Are you curious on how insurance reimbursement works with Ankle Foot Orthotic Devices or AFOs? Whether you were recently diagnosed with foot drop, you currently wear an AFO, or you have a custom thermoplastic AFO and want a carbon fiber AFO, this article is for you!
Once a physician prescribes you an AFO, most times, you are then referred to a clinician, called an orthotist, where you will be evaluated and assessed for the appropriate ankle foot orthosis depending on your diagnosis. Your orthotist will work with your insurance company to justify and get approval of the AFO (brace). Once approved, your device is determined to be medically necessary and you can be fit with the product.
If you need a new AFO, the best thing to do is to check with your insurance provider on their coverage for renewing braces. All insurances are different, but Medicare will typically provide coverage for renewing braces every 3-5 years based on medical need.
However, if you are currently struggling with your device and want to learn more, we suggest scheduling an appointment and talking to your orthotist who will be able to help walk you through some alternative options.
Elevate products are all verified by HCPCS codes, a standardized code set necessary for Medicare and other health insurers to provide healthcare claims. When an orthotist fits you with a brace, they use these codes to show insurance companies the specific product they used and will potentially get reimbursed for.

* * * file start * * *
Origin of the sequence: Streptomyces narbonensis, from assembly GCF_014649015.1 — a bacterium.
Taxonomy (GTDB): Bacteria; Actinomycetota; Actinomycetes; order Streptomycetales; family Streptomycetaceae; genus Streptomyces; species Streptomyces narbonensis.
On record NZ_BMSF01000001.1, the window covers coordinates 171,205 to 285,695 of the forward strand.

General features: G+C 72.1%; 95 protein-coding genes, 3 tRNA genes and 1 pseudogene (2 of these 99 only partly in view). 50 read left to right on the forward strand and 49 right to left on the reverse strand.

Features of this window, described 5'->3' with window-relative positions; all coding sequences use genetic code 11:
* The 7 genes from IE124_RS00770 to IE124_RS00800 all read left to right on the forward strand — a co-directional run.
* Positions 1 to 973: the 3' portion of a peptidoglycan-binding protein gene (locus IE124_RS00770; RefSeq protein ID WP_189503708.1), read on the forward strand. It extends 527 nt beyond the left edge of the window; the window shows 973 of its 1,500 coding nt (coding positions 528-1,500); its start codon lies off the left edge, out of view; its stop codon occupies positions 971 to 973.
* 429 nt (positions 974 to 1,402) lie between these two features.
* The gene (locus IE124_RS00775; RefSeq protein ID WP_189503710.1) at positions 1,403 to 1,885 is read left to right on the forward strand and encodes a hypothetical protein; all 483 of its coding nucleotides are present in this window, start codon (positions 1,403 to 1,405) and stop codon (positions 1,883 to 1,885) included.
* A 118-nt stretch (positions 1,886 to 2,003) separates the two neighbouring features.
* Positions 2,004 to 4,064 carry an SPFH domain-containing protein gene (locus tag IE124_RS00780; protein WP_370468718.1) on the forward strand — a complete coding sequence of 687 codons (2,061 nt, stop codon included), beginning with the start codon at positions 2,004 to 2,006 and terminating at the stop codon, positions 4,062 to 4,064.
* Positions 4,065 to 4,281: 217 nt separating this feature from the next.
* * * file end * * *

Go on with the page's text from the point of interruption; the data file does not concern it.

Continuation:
Please see below for specific HCPCS codes for Elevate products:
Ankle foot orthoses are a prescribed medical device.
There are many different types of AFOs, but they typically all consist of a footplate covering the heel to the forefoot, a strut (potentially with an ankle joint), and a calf piece. They can be made with carbon fiber or thermoplastic.
Different diagnoses that may cause you to need an AFO consist of, but are not limited to, the following:
Every diagnosis is different, however AFOs can make a huge difference by dynamically supporting muscle weakness in the lower limb to help optimize a patient’s gait (walking) pattern.